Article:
The 30 Under 30: Ammiel Ong

Great to catch up with 2021 Significant Insights Global 30 Under 30 honoureeAmmiel Ong, who works at Media.Monks as a Senior Data Strategist.  He is fully embedded with Google’s Platforms & Ecosystems Marketing Analytics and Research Team with a focus on Chromebooks and Chrome browser.

Great to meet you Ammiel, take us through your industry journey so far? How did you arrive at this point?

I had a more circuitous path to enter the industry.  I was born in Singapore, and when I turned eighteen I had to serve mandatory national service, like many who are born in southeast Asian countries.  In my two-year stint, I served as a sergeant in an engineering brigade.  There, I met people from all walks of life.  I like to say that I was exposed to the “full bell curve” of people. I was also able to start to figure out what I wanted to do career-wise – something analytical that would focus not only on number crunching, but also work to directly impact and guide the business.  

I went on to graduate from UC Berkeley with a bachelors in applied mathematics.  Since then, my career has mainly been centered around analytics and strategy.  After college, I first worked in consulting, focusing on pension plan evaluations, primarily for nonprofits and government entities.  I then moved in-house to do lead generation analysis for a property management company, before hopping over to sales strategy and operations for a tech company.  I’ve had a pretty wide array of industry experience which gave me a lot of insights into exactly how I wanted to further structure my career.  

From my prior experience, I knew I wanted to have a career doing a blend of strategy and analytics.  Furthermore, I wanted to work in an environment where culture and a good work-life balance were a priority.  I moved to Media.Monks, where I can happily say I’m satisfied with my choices.  I am able to use research to inform strategic decisions, from looking at general statistics, to running machine-learning models to tease out deeper drivers of brand perceptions.  The culture at Media.Monks is very inclusive and team-driven, and contrary to general consulting experiences, the work-life balance here seems more akin to a non-consulting role.

So, what’s so inspiring about our industry?

I love that you can directly see how our work impacts decision making.  I find it satisfying seeing how we can take a vague business problem and translate it into concrete questions, data, and analysis.  

With how people’s interests and priorities are constantly changing, our industry has to constantly evolve to stay up to date too.  Whether through survey methodologies or analytical models, the market and how we analyze the market keeps progressing, and I find it rewarding to be a part of it and continue to grow.  In recent times, we’ve seen more efforts towards D&I marketing to ensure all voices are heard.  Whether through wording our survey questions to ensure non-bias or ensuring we sample a diverse, representative group of individuals, I think our industry is embracing D&I initiatives that will result in a more inclusive consumer voice.  I’ve been fortunate to be a part of setting up Media.Monk’s “Practical Guide to Inclusive Marketing”, which helps put structure into considering and creating inclusive marketing practices.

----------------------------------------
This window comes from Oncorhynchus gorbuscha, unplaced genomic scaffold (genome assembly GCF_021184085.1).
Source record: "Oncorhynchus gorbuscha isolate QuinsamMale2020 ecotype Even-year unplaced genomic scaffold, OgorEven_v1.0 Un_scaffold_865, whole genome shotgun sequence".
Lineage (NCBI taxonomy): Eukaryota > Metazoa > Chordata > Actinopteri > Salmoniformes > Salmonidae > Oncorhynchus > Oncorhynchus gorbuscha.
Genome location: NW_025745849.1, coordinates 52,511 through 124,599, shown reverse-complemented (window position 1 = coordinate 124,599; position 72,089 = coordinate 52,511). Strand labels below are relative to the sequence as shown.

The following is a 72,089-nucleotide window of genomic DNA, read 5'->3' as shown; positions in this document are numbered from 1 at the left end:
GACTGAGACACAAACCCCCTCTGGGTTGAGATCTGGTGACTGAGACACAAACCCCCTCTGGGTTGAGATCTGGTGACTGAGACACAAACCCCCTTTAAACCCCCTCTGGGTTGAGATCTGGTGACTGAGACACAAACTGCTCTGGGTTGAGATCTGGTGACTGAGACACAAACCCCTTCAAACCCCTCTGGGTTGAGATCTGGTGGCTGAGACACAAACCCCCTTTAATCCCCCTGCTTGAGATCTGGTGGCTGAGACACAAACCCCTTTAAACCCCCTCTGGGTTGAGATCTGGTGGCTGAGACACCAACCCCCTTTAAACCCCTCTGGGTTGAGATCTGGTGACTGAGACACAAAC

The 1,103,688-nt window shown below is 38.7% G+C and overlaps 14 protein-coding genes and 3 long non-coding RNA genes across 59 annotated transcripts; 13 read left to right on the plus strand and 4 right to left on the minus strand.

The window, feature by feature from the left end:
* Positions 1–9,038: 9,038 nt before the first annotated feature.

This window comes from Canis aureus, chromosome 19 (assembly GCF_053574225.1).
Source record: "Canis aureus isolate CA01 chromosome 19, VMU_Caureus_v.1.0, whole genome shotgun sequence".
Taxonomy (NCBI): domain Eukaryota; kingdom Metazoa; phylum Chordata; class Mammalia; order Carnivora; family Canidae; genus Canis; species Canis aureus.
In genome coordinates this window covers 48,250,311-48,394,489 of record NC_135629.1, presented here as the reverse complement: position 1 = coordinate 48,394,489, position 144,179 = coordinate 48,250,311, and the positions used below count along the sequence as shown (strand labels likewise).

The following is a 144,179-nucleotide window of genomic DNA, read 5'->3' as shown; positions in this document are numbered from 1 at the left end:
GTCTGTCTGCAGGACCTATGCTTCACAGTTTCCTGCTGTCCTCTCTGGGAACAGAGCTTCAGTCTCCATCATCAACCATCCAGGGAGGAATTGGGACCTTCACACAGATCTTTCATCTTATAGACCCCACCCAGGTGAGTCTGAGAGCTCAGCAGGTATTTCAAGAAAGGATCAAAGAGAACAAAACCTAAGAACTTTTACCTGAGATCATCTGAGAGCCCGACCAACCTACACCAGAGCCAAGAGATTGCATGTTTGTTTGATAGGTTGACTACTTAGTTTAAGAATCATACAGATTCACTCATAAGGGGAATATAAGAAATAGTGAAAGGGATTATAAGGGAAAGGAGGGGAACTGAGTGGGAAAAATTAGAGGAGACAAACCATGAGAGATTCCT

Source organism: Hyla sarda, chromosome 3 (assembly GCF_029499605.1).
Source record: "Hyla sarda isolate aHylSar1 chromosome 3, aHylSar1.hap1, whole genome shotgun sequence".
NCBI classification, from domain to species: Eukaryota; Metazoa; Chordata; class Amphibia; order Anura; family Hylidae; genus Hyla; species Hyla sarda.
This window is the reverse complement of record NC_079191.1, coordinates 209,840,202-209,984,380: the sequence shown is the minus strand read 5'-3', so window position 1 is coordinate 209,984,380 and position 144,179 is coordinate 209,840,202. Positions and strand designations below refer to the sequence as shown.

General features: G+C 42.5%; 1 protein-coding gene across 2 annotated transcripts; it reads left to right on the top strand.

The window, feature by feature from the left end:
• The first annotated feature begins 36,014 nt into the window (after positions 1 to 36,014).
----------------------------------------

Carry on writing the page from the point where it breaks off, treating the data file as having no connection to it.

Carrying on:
What message do you have for anyone considering a career in our industry?

Come one, come all!  Market research is a great field that benefits from a diverse range of perspectives.  Those who are creative, inquisitive, and always willing to challenge the status quo will find this industry a great place to learn and grow.  

Do your due diligence if you’re interested in entering the field.  Reach out, ask questions, and try to understand what the day-to-day will be like.  Also, vetting the company you apply for is equally as important as exploring the industry.  You should be vetting the company on whether the company will be a good fit for you, as much as they will be vetting you.

How do very junior researchers stand out?

Questions, questions, questions!  Asking questions translates to learning and bettering yourself and your understanding, which in turn allows you to progress in your career.  The best working relationships I’ve had with more junior researchers have been them asking and learning about the “how” and “why” of our processes and analysis.  

Additionally, don’t hesitate to take your unique background and apply yourself in creative ways.  Some of my best work has been from collaborating with people from a wide variety of backgrounds and experiences, and shedding new light on an existing viewpoint.  

Lastly, don’t be afraid to fail!  I’ve been on projects where I’ve made mistakes.  But rather than letting that be the end of the story, I persisted, learned from my mistakes, and set myself up for success such that the next time I was in a similar situation, I knew what I needed to do to succeed.  Failure doesn’t have to be a “final verdict” – it puts you in a (stressful) situation that allows you to further define yourself.  Don’t shy away from it and take the experience to better yourself!